The way to put this into practice in your own e-commerce business is to shake up how you market the loyalty program based on where the consumer is in their journey with your company. Colloquy even goes so far as to encourage business owners to seriously think about “fir[ing] your worst customers” while “over-invest[ing] in your best customers”. They further spur businesses to spend more money on retention rather than acquisition, and integrate everything into the loyalty program – discounts, promotions, pricing, and even inventory management.

The end result should not be that the loyalty program is a standalone offshoot of the company’s customer retention efforts, but rather a fully integrated part of it.

Broaden Your Loyalty Reach with Partnerships

When you see certain answers from customers on why they stay with the program, namely to earn (better) rewards faster, you might question the economics of such a choice. You can’t very well sustain giving away huge chunks of inventory. What’s more, with so many businesses offering rewards programs, all of them start to be lumped together in a sort of “me too cacophony” where everyone looks and sounds the same.

One way to differentiate this, as numerous surveys and case studies have noted, is through the use of strategic partnerships. From earning air miles on credit cards to free Starbucks when using Lyft, large-scale points-building loyalty programs aren’t just for big businesses. In fact, as the chart below shows, not only can they entice customers to spend more and shop more frequently at member stores, but they also have a significant impact on the revenues of the original (referring) source.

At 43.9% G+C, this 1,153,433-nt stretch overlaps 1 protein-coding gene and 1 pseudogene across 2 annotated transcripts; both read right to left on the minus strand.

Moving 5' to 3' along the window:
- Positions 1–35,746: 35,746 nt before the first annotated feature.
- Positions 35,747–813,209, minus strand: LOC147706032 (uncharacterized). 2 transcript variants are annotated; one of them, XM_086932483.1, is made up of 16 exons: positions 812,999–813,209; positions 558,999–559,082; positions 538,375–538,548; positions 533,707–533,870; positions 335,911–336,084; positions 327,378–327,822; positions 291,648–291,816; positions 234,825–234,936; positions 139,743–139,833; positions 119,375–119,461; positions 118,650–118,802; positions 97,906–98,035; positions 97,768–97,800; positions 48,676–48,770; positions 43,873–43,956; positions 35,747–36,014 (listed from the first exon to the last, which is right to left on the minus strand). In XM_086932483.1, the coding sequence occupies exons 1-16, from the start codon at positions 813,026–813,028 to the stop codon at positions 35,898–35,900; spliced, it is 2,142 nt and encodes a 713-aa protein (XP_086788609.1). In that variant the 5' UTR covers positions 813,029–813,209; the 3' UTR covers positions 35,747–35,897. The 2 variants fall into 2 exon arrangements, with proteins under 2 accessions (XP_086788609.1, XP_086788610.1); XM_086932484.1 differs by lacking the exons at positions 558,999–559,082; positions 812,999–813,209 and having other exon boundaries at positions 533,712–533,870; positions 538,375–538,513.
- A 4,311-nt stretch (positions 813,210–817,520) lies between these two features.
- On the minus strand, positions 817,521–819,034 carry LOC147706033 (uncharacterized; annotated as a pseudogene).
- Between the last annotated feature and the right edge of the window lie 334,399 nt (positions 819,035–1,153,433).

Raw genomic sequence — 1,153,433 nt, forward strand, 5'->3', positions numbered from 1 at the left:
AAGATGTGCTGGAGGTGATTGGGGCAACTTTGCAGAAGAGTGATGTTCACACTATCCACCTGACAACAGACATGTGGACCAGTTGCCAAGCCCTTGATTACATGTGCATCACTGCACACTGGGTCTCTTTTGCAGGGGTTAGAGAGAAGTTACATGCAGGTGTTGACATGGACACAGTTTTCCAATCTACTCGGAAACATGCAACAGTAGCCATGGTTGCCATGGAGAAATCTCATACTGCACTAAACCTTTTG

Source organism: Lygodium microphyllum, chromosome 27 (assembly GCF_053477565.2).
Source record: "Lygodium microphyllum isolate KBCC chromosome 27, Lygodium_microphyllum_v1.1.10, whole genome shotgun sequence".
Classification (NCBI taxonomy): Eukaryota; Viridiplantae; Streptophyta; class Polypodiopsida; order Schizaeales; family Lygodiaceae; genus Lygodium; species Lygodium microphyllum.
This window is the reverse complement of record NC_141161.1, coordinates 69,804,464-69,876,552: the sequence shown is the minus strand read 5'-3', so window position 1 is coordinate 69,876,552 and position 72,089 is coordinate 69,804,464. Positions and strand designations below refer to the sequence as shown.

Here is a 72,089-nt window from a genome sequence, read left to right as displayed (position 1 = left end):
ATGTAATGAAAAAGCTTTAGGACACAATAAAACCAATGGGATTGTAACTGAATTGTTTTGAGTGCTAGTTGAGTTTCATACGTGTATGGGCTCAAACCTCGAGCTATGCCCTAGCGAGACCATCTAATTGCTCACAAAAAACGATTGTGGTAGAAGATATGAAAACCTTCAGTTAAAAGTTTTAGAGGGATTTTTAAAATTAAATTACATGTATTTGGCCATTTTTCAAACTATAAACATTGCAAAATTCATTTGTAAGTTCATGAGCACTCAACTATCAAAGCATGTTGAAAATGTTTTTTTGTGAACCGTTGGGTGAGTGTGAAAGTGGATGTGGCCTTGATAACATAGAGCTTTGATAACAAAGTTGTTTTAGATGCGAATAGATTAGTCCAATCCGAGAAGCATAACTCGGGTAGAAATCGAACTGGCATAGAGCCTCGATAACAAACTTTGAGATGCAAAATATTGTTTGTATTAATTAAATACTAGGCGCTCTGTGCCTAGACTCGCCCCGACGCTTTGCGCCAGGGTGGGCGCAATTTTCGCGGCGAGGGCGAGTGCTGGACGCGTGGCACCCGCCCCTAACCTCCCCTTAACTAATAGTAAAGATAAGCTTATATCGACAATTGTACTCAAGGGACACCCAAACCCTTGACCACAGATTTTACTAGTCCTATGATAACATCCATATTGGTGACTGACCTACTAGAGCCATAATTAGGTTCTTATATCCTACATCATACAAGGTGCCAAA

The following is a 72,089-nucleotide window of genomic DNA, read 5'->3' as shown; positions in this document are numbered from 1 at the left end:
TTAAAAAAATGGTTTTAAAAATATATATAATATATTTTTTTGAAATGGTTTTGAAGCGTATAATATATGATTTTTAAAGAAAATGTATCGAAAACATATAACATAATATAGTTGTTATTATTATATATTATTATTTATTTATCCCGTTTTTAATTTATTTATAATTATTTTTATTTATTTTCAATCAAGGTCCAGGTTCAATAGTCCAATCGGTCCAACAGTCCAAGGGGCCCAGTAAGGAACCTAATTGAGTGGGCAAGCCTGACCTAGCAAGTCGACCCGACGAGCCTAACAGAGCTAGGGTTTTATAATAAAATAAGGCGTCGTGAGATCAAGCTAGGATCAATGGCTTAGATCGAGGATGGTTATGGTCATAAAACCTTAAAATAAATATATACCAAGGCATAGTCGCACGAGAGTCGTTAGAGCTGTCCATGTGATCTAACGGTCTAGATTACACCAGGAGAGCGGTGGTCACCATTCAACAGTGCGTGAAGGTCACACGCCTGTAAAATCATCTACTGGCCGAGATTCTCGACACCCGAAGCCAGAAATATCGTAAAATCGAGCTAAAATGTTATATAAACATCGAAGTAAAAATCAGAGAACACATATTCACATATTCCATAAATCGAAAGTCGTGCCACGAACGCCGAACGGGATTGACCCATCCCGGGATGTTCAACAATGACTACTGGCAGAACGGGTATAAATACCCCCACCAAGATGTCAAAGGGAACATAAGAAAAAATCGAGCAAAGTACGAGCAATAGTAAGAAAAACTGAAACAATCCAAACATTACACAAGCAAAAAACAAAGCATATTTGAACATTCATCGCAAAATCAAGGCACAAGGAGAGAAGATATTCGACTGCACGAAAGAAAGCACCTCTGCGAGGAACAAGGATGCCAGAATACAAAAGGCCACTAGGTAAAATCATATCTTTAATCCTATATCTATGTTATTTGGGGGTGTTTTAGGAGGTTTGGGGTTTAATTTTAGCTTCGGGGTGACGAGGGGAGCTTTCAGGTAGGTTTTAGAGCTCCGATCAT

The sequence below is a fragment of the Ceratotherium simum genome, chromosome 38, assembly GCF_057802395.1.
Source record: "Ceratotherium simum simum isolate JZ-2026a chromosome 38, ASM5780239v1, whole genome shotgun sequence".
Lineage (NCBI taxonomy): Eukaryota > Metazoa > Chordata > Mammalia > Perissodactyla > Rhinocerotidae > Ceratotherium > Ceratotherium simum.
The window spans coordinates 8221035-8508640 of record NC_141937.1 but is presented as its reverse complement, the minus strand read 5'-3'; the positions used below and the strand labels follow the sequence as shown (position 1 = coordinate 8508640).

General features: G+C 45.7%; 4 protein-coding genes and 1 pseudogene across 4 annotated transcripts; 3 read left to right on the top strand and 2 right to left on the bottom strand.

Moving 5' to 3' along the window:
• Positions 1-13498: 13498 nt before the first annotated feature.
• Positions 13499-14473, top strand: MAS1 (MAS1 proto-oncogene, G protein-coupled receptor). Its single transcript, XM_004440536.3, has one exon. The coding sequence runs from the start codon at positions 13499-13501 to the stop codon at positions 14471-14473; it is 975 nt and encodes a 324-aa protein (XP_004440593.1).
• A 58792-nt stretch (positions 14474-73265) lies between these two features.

partnership

Partnerships, co-branded products and coalitions help overcome the customer complaint that they weren’t earning rewards fast enough – while still remaining economically feasible

The Bottom Line on Loyalty Programs

Although the traditional method of loyalty programs with cards and product box-tops has fallen out of favor in recent years, the impact of the loyalty program itself remains strong and is continuing to grow. Now, more than ever, customers are looking to social networks, personalized messages, partner programs and mobile apps as a way to get more of the products they enjoy most from the brands they love.

This presents the perfect opportunity for e-commerce businesses to do what they do best – seize on opportunities that would slow down more traditional retail outlets. When you make a loyalty program encouraging, enticing and economical for customers, they’ll reward you many times over with business, referrals and loyalty – things that no program alone can buy.

Now, we turn to you. Have you started a customer loyalty program for your e-commerce website? How is it working for you? Share your thoughts and comments on the process in the comments below and tell us about it!

About the Author: Sherice Jacob helps business owners improve website design and increase conversion rates through compelling copywriting, user-friendly design and smart analytics analysis. Learn more at iElectrify.com and download your free web copy tune-up and conversion checklist today! Follow @sherice on Twitter, LinkedIn or Google+ for more articles like this!